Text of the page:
This article is based on a consensus conference, which took place in Certosa di Pontignano, Siena
(Italy) on March 7-9, 2008, intended to update the previous safety guidelines for the application of
transcranial magnetic stimulation (TMS) in research and clinical settings.
Over the past decade the scientific and medical community has had the opportunity to evaluate the
safety record of research studies and clinical applications of TMS and repetitive TMS (rTMS). In these
years the number of applications of TMS has grown impressively, new paradigms of stimulation have
been developed (e.g. arrhythmic rTMS) and technical advances have led to new device designs and
to the real-time integration of TMS with electronencephalography (EEG), positron emission
tomography (PET) and functional magnetic resonance imaging (fMRI). Thousands of healthy subjects
and patients with various neurological and psychiatric diseases have undergone TMS allowing to
better assess relative risks. The occurrence of seizures (i.e., the most serious TMS-related acute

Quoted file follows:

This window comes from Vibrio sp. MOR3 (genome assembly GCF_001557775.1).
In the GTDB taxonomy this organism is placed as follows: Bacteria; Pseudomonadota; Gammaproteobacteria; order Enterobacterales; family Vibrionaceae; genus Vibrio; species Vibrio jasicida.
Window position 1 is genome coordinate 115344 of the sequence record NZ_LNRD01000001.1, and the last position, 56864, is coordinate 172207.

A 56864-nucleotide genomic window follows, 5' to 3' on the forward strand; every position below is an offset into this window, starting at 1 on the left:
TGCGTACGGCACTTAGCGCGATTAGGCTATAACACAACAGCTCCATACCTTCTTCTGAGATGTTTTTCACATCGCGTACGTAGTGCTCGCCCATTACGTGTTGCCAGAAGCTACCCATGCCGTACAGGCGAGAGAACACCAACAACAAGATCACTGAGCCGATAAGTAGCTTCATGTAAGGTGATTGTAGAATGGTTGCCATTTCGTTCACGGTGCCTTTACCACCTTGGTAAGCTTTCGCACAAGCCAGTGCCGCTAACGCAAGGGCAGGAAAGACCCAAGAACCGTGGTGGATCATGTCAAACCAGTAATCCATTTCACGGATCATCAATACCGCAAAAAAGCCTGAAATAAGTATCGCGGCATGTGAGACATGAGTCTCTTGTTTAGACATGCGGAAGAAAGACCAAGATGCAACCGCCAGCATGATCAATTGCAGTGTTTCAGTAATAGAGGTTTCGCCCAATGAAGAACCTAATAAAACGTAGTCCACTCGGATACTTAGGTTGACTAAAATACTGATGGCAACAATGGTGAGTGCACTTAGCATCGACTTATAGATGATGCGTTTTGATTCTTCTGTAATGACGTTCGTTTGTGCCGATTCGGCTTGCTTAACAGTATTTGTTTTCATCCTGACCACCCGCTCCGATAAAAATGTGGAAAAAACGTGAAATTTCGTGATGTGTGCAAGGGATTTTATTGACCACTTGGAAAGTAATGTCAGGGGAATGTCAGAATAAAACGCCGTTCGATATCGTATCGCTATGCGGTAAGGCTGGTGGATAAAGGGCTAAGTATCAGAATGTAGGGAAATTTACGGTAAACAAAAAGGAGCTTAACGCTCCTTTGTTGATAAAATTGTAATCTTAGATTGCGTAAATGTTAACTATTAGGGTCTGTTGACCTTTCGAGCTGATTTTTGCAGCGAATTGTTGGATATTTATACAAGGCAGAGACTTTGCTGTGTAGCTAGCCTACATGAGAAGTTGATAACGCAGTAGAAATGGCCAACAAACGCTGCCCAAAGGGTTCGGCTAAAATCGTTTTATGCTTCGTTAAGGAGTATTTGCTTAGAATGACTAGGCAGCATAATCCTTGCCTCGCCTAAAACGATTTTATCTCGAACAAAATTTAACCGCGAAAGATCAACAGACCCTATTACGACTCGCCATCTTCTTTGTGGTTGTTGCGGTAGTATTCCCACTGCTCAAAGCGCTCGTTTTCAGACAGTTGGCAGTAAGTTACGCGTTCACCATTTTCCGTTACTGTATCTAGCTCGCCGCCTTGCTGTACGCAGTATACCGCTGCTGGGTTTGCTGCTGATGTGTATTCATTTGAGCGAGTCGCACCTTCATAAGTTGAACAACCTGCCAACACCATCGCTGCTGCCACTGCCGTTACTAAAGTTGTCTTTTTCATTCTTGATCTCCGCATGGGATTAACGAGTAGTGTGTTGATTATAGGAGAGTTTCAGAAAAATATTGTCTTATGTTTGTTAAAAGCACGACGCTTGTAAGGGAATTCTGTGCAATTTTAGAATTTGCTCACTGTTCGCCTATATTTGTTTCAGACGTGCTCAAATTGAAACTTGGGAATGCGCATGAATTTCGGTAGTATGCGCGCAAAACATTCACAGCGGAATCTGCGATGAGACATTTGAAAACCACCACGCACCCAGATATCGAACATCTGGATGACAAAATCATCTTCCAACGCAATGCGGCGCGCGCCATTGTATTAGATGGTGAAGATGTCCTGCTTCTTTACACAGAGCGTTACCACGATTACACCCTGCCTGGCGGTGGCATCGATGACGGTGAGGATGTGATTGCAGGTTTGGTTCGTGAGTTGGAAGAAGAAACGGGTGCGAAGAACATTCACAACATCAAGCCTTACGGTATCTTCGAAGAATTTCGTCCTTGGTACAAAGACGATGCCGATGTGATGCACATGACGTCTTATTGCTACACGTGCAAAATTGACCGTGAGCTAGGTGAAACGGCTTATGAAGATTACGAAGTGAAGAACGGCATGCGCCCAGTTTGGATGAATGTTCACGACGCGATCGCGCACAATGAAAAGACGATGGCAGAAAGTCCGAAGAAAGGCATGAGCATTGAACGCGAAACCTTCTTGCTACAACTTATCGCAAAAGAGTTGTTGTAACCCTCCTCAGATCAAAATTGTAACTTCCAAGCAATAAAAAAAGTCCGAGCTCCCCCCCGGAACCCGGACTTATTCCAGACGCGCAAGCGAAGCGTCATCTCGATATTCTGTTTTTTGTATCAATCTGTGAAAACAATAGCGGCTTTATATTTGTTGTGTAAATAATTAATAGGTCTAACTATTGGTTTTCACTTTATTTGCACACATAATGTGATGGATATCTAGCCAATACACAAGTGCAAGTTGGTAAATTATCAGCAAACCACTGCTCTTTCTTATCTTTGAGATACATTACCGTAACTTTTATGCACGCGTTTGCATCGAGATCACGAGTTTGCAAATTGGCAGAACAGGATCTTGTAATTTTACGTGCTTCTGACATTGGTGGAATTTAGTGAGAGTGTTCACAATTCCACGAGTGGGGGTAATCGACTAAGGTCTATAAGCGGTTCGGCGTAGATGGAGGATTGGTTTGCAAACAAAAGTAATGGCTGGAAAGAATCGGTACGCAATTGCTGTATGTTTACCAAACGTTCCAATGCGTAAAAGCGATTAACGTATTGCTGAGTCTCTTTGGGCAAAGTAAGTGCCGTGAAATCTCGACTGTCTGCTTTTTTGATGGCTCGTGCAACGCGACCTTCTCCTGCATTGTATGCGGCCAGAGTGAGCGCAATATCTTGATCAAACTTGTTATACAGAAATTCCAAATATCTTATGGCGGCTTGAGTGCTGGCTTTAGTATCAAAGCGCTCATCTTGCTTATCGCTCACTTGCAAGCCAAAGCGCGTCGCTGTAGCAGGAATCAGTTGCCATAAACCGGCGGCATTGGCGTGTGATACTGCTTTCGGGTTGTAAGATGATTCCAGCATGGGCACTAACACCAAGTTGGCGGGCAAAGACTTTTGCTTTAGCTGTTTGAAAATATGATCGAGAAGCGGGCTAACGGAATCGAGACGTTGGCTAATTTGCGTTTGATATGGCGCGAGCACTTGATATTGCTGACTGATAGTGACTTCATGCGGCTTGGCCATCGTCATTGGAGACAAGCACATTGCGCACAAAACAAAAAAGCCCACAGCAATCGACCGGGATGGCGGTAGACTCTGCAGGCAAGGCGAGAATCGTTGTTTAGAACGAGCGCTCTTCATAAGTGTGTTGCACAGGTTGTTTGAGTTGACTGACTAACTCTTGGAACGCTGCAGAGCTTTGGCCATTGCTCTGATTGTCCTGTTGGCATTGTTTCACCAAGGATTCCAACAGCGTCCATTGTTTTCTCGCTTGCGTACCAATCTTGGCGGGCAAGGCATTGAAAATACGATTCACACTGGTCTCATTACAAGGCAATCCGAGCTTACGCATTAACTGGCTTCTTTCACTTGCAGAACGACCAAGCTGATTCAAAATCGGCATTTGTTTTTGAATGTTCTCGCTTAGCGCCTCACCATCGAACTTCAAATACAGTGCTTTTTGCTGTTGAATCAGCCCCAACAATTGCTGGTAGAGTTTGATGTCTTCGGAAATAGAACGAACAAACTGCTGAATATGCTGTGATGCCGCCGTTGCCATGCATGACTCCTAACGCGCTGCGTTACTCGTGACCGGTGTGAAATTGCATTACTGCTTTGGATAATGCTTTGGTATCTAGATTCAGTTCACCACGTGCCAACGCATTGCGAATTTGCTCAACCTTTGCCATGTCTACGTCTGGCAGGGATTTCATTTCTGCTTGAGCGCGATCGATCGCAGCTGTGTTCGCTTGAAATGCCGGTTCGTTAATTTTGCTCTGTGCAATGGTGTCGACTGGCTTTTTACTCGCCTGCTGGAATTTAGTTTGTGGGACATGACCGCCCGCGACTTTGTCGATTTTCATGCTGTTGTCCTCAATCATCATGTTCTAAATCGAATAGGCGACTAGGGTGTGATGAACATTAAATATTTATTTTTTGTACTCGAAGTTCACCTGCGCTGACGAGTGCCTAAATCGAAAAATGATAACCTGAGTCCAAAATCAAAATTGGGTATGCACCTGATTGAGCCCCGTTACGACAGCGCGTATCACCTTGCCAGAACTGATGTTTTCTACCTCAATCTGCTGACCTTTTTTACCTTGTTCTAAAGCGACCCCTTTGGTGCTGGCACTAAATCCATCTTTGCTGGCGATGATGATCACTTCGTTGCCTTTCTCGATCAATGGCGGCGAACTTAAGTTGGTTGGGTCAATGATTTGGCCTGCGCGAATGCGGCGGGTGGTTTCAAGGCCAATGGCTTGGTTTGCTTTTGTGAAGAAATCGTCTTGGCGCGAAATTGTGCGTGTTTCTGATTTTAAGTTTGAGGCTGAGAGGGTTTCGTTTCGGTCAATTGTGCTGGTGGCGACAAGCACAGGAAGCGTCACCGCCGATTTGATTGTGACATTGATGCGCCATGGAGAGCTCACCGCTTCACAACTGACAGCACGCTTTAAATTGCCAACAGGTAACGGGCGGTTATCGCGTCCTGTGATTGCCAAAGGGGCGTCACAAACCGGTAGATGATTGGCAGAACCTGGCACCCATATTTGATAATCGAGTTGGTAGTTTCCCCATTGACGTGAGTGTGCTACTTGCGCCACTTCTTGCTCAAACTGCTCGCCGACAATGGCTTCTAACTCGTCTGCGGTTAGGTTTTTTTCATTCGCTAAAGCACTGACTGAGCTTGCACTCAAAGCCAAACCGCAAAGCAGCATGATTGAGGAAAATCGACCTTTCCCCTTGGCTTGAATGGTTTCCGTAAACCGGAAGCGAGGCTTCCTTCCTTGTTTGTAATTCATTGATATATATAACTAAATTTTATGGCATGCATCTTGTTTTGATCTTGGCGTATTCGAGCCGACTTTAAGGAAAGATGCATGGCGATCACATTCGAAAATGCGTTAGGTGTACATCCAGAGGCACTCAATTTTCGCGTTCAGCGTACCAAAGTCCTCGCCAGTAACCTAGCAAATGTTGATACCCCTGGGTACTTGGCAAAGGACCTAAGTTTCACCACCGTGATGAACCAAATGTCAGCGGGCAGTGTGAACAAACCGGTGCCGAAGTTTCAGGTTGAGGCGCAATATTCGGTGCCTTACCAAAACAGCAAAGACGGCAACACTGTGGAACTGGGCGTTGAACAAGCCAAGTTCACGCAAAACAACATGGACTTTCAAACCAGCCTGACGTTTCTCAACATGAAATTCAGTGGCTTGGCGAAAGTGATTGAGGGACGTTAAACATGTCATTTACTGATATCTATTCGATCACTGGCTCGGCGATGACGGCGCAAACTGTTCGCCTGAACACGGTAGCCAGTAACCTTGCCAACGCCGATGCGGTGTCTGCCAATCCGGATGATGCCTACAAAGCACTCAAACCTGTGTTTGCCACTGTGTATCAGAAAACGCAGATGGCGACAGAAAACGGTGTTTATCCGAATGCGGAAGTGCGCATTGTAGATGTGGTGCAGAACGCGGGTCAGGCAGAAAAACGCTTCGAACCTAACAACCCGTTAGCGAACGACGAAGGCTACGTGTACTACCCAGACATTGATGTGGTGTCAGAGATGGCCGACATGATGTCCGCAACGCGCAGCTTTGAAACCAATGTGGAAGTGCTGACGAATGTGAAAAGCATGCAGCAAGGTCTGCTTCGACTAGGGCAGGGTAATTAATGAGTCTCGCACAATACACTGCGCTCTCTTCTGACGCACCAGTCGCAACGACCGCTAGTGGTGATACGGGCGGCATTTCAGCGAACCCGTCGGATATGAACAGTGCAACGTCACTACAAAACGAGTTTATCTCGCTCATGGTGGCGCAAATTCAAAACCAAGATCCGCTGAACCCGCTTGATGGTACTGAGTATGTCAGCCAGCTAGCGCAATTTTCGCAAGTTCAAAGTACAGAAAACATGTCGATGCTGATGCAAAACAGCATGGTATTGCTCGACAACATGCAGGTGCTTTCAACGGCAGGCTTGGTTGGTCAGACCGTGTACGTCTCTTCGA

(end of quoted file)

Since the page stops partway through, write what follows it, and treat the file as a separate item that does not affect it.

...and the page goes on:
adverse effect) has been extremely rare, with most of the few new cases receiving TMS protocols
exceeding previous guidelines, often in patients under treatment with drugs which potentially lower the
The present updated guidelines review issues of risk and safety of conventional TMS protocols,
address the undesired effects and risks of emerging TMS interventions, the applications of TMS in
patients with implanted brain electrodes, and safety aspects of TMS in neuroimaging environments.
We cover recommended limits of stimulation parameters and other important precautions, monitoring
of subjects, expertise of the rTMS team, and ethical issues. While all the recommendations here are
expert based, they utilize published data to the extent possible.
A Consensus Statement from the International Workshop on “Present and Future of TMS: Safety and Ethical Guidelines”, Siena, March 7-9, 2008 Simone Rossi1, Mark Hallett2, Paolo M. Rossini3 and Alvaro Pascual Leone4